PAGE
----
Also important, is gaining as much of an understanding as you can on what’s keeping your audience awake at night and where anxieties will be high. There’s a lot for consumers to worry about – from cost of living to conflicts across the globe. Consumer research helps to stay in touch with the biggest concerns at any given time. For example, in 2020, gun violence was sixth on Americans’ list of worries. It’s now neck-and-neck at the top of the list alongside healthcare, with concern driven by some surprising groups, including aspiring Marines and readers of Guns & Ammo magazine.

 

It’s also important to consider how engaged – or not as the case may be – your audience is likely to be with a given topic. With the US elections looming next year, there’s some great examples of how data can highlight key challenges with engaging different target audiences. For example, of all audiences, we see the highest increase in non-voters (since 2020) in Body Shop consumers (+400%). There’s also a steep increase with people who work in law enforcement and emergency services (+331%), in aromatherapy users (+195%), and paleo diet followers (+159%).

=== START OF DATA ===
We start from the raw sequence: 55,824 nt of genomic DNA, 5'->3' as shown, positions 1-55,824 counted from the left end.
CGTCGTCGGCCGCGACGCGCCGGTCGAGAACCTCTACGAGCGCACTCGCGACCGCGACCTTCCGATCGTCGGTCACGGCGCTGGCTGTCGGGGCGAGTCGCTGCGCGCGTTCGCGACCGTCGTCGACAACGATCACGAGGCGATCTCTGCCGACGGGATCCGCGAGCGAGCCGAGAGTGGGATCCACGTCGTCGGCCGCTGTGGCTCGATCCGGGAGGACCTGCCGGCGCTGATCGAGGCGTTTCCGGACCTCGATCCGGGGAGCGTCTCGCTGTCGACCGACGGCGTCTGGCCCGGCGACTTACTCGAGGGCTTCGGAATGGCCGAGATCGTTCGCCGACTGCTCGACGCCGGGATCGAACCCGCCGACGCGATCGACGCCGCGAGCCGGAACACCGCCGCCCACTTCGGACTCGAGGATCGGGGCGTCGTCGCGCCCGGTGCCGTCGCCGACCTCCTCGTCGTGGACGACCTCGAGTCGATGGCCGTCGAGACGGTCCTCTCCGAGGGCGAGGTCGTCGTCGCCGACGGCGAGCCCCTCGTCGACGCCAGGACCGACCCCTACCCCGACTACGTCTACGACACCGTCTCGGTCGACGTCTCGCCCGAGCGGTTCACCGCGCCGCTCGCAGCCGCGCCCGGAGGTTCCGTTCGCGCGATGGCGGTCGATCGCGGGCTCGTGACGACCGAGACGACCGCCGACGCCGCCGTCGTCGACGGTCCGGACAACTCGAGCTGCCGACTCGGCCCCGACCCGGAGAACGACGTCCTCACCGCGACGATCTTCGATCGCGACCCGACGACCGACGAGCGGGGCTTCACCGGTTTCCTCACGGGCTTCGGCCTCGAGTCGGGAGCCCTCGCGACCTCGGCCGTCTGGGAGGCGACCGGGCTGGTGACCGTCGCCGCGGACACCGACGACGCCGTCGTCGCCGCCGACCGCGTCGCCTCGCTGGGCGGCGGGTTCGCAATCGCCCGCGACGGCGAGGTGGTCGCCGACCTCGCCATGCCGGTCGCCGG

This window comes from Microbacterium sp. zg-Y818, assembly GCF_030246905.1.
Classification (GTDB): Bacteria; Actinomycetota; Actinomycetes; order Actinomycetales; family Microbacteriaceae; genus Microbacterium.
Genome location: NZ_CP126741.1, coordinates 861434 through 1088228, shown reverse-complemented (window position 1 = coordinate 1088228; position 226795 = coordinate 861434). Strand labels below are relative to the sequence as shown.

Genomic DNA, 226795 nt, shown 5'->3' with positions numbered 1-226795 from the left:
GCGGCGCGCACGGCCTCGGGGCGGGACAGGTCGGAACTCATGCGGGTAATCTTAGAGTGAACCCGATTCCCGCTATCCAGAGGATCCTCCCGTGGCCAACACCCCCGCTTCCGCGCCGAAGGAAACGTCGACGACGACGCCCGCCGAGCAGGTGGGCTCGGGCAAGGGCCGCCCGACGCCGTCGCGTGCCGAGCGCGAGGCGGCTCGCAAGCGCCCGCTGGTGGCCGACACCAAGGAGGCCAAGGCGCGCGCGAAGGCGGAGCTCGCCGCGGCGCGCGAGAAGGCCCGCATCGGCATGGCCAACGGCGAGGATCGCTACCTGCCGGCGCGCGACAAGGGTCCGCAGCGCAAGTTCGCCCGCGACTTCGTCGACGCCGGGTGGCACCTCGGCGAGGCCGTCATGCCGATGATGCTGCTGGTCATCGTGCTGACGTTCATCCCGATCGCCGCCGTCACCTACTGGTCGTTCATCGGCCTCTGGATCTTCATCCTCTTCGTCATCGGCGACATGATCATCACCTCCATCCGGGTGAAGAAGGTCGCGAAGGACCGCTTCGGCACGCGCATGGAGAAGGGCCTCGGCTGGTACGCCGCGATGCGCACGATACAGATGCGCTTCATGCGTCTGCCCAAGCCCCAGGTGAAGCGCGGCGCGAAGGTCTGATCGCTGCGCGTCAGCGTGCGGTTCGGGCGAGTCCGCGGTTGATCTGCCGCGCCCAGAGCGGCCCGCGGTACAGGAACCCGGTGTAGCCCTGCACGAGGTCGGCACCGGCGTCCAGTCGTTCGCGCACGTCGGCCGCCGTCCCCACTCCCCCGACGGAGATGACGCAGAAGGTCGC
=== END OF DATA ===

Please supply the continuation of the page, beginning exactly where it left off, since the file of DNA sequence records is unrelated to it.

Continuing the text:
Trust fluctuates and can’t be guaranteed or presumed. Take financial services as an example. For some time it was widely known that trust for banks was in decline. However, since October 2022, those who say they trust banks for financial advice has increased 7%, overtaking ‘friends and family’ as the most trusted source. And consumers have become less trusting of online financial tools (-10%), websites about finances (-12%), and books and magazines (-21%).